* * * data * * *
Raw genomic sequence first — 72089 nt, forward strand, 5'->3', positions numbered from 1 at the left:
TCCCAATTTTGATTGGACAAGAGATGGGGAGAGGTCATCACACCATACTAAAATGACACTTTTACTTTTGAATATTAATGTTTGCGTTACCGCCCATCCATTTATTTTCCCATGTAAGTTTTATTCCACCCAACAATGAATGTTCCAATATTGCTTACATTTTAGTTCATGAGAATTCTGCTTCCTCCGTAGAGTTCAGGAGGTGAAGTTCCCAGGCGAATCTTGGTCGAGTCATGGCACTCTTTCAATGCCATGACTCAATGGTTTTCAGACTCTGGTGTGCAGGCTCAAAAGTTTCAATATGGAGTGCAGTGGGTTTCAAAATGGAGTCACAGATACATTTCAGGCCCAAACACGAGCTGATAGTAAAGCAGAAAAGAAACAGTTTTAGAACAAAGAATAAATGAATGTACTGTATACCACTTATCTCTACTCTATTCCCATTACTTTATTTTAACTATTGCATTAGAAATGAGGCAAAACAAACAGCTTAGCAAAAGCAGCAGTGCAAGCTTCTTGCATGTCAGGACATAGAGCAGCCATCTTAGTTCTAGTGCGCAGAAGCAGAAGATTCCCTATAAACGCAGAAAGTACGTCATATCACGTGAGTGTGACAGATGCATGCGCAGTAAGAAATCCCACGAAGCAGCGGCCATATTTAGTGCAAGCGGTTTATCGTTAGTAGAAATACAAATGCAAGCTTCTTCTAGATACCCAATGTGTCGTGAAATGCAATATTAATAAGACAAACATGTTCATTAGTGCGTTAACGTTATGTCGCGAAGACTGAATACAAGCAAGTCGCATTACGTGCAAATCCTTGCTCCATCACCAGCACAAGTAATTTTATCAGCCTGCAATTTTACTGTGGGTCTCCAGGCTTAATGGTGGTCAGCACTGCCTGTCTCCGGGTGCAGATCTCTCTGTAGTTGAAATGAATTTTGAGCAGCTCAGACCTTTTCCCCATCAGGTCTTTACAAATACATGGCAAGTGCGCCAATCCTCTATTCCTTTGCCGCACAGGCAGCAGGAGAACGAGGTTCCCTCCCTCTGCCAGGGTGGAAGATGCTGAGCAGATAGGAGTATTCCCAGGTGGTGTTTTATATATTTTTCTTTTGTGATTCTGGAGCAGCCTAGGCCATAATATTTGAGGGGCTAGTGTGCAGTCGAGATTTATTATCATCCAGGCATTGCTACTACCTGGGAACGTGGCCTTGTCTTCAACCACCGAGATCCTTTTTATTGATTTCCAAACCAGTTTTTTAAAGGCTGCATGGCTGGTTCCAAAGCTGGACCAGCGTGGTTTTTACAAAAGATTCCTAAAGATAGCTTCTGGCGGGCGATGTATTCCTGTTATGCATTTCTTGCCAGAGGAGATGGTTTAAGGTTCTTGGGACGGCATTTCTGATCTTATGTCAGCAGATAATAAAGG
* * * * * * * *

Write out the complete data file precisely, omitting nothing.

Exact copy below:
Raw genomic sequence first — 72089 nt, forward strand, 5'->3', positions numbered from 1 at the left:
TCCCAATTTTGATTGGACAAGAGATGGGGAGAGGTCATCACACCATACTAAAATGACACTTTTACTTTTGAATATTAATGTTTGCGTTACCGCCCATCCATTTATTTTCCCATGTAAGTTTTATTCCACCCAACAATGAATGTTCCAATATTGCTTACATTTTAGTTCATGAGAATTCTGCTTCCTCCGTAGAGTTCAGGAGGTGAAGTTCCCAGGCGAATCTTGGTCGAGTCATGGCACTCTTTCAATGCCATGACTCAATGGTTTTCAGACTCTGGTGTGCAGGCTCAAAAGTTTCAATATGGAGTGCAGTGGGTTTCAAAATGGAGTCACAGATACATTTCAGGCCCAAACACGAGCTGATAGTAAAGCAGAAAAGAAACAGTTTTAGAACAAAGAATAAATGAATGTACTGTATACCACTTATCTCTACTCTATTCCCATTACTTTATTTTAACTATTGCATTAGAAATGAGGCAAAACAAACAGCTTAGCAAAAGCAGCAGTGCAAGCTTCTTGCATGTCAGGACATAGAGCAGCCATCTTAGTTCTAGTGCGCAGAAGCAGAAGATTCCCTATAAACGCAGAAAGTACGTCATATCACGTGAGTGTGACAGATGCATGCGCAGTAAGAAATCCCACGAAGCAGCGGCCATATTTAGTGCAAGCGGTTTATCGTTAGTAGAAATACAAATGCAAGCTTCTTCTAGATACCCAATGTGTCGTGAAATGCAATATTAATAAGACAAACATGTTCATTAGTGCGTTAACGTTATGTCGCGAAGACTGAATACAAGCAAGTCGCATTACGTGCAAATCCTTGCTCCATCACCAGCACAAGTAATTTTATCAGCCTGCAATTTTACTGTGGGTCTCCAGGCTTAATGGTGGTCAGCACTGCCTGTCTCCGGGTGCAGATCTCTCTGTAGTTGAAATGAATTTTGAGCAGCTCAGACCTTTTCCCCATCAGGTCTTTACAAATACATGGCAAGTGCGCCAATCCTCTATTCCTTTGCCGCACAGGCAGCAGGAGAACGAGGTTCCCTCCCTCTGCCAGGGTGGAAGATGCTGAGCAGATAGGAGTATTCCCAGGTGGTGTTTTATATATTTTTCTTTTGTGATTCTGGAGCAGCCTAGGCCATAATATTTGAGGGGCTAGTGTGCAGTCGAGATTTATTATCATCCAGGCATTGCTACTACCTGGGAACGTGGCCTTGTCTTCAACCACCGAGATCCTTTTTATTGATTTCCAAACCAGTTTTTTAAAGGCTGCATGGCTGGTTCCAAAGCTGGACCAGCGTGGTTTTTACAAAAGATTCCTAAAGATAGCTTCTGGCGGGCGATGTATTCCTGTTATGCATTTCTTGCCAGAGGAGATGGTTTAAGGTTCTTGGGACGGCATTTCTGATCTTATGTCAGCAGATAATAAAGG